Order a copy of the first English translation of ‘Kees the Boy’, a novel set in the 19th century in Amsterdam where the world is seen through the eyes of a 12-year-old lower middle-class boy.
Prinsengracht or ‘Prince’s Canal’ is one of the three main canals in Amsterdam. Since 2009, Prinsengracht and the other two main canals have been placed on the UNESCO World Heritage list.
One of Amsterdam’s oldest cafes is located on the bank of Prinsengracht – Cafe Papeneiland, established in 1641. It is also one of the best places for apple pie (appeltaart) and was even visited by Bill Clinton when he visited Amsterdam in 2011!
Prinsengracht was named after the Prince of Orange (more commonly known as William of Orange) and is the outermost of the main canals, the bridges across the canal connecting to the streets of Jordaan. There are many notable buildings along Prinsengracht, including the Anne Frank House and Westerkerk (Western Church, Amsterdam’s tallest church).
Each year in August, a concert is held in front of Hotel Pulitzer on a pontoon on Prinsengracht – this is the Prinsengrachtconcert.
De Negen Straatjes
De Negen Straatjes or ‘Nine Little Streets’ is a neighbourhood in Amsterdam consisting of nine (surprise, surprise) side streets of the Prinsengracht, Keizersgracht, Herengracht and Singel. The nine streets are:
- Reestraat (“Roe Deer Street”) – Hartenstraat (“Hearts Street”) – Gasthuismolensteeg (“Inn Mill Alley”)
- Berenstraat (“Bear Street”) – Wolvenstraat (“Wolf Street”) – Oude Spiegelstraat (“Old Mirror Street”)
- Runstraat (“Cow Street”) – Huidenstraat (“Skins” or “Pelts Street”) – Wijde Heisteeg (“Wide Heath Street”)
The names come from the types of work carried out there in past centuries, such as the processing of skins. The streets nowadays are home to vintage and designer shops, cosy cafes and boutique showrooms.
These small streets are really photogenic and are great to wander for a while!
Zevenlandenhuizen (literally ‘seven countries houses’) was the brainchild of banker and politician, Samuel van Eeghen. He commissioned the architect Tjeerd Kuipers to design an ‘ode’ to European building styles, and thus the houses of seven countries were created.
The houses are located on Roemer Visscherstraat and start at number 20 and end at 30A.
- Number 20: Germany House, built in the Romantic style of the late eighteenth/early nineteenth centuries
- Number 22: France House, built in the Renaissance style of castles in the Loire Valley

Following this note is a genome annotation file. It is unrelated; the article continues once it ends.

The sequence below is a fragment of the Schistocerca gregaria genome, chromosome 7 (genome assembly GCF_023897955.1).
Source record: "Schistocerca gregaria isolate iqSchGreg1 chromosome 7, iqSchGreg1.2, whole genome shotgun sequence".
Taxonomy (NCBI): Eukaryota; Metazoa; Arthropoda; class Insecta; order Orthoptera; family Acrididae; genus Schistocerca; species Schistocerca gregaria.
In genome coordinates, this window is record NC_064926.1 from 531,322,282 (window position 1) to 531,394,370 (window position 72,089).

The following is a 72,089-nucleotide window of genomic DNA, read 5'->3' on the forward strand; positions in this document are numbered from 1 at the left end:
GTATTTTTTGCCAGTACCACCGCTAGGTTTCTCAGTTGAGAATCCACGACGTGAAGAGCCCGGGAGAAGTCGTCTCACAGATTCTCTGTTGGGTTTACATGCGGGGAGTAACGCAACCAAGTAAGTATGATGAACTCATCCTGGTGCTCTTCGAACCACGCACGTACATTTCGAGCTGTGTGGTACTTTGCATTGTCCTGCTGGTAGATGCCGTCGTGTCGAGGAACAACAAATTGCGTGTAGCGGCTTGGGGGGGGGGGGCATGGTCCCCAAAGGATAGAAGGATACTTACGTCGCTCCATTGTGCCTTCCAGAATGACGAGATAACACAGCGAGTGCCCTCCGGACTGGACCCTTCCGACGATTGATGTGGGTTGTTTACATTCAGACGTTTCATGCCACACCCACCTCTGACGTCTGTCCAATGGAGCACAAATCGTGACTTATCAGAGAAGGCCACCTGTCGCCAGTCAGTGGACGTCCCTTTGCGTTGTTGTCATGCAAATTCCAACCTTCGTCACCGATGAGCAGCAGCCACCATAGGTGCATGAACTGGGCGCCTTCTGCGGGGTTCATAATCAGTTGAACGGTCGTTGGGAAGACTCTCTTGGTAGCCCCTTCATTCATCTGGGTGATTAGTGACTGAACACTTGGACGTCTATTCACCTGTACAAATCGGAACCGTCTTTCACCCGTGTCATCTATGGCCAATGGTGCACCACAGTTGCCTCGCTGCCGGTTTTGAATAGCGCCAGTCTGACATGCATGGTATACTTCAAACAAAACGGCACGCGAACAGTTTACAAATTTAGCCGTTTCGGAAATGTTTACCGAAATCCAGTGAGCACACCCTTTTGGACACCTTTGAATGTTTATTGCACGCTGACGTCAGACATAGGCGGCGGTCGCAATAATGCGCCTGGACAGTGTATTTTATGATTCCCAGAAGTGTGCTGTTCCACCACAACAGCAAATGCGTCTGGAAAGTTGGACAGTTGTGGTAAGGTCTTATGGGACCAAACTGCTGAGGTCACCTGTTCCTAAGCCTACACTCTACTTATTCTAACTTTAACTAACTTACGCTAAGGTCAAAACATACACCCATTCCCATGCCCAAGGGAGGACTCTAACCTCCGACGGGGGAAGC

- Number 24: Spain House, inspired by Moorish architecture with pink glazed stone and horseshoe-shaped windows
- Number 26: Italy House, built as a ‘palazzo’ in a neo-classical style
- Number 28: Russia House, inspired by Byzantine Revival architecture like the Kremlin
- Number 30: Netherlands House, built in the Dutch Renaissance style with dark red bricks and white ornamentation above the windows
- Number 30A: England House, built in the style of an English cottage
You can even stay overnight in the English house – it is now a hotel called the Quentin England.
Amsterdam’s Bloemenmarkt (flower market) is easily one of the best photo spots in Amsterdam! It is the only floating flower market in the world and began in 1862 on the Singel canal. While many of the shops are now souvenir shops and gift shops, there are still some stalls selling fresh flowers.
You can also buy tulip bulbs to plant your own Dutch tulips when you’re back home! (Although make sure to check your country’s import laws – some countries don’t allow you to bring in seeds/bulbs from abroad.)
The Bloemenmarkt is located on Singel, between Muntplein and Konigsplein and is open Monday to Saturday (09:00 to 17:30) and Sunday (11:30 to 17:30). It’s definitely a great place to go if the weather is a bit grey – the colourful flowers will be sure to brighten up your day!
The Bijlmermeer neighbourhood, or Biljmer, is an area in Amsterdam Zuidoost. Bijlmer is an incredibly diverse and multicultural neighbourhood and has been traditionally considered a ‘dangerous’ part of Amsterdam.
However, a large scale transformation pioneered by artists in 2010 began to change the perception of the neighbourhood and Bijlmer is now a creative living and working space with colourful murals on buildings and culturally diverse food, fashion and art on offer in the neighbourhood.
Hortus Botanicus in Amsterdam is one of the oldest botanical gardens in the world, dating back to 1638. It was originally ‘Hortus Medicus’, a herb garden with medicinal plants for doctors and pharmacists in the city, created because the cities of Leiden and Utrecht had a plague epidemic and the city municipality needed a specialised medical garden.
The botanic garden moved to its current address in 1682 and already had a rich collection of plants from around the world, including Coffea Arabica. The garden today is home to over 6,000 different plants and you can also find a hothouse creating the conditions for three tropical climates. You can easily spend an entire day exploring and photographing here!
Entry to the garden is €9 for adults and €5 for children and students.
There are so many instagrammable places in the city – you just need to go down any street in Amsterdam and you’ll find something beautiful and photogenic! This is my personal round-up of the best photo spots in Amsterdam, I hope you’ve been inspired to get out in the city and explore!
Have you visited Amsterdam? What are the most photogenic places you saw?
Don’t forget to pin this article if you found it useful!
Last Updated on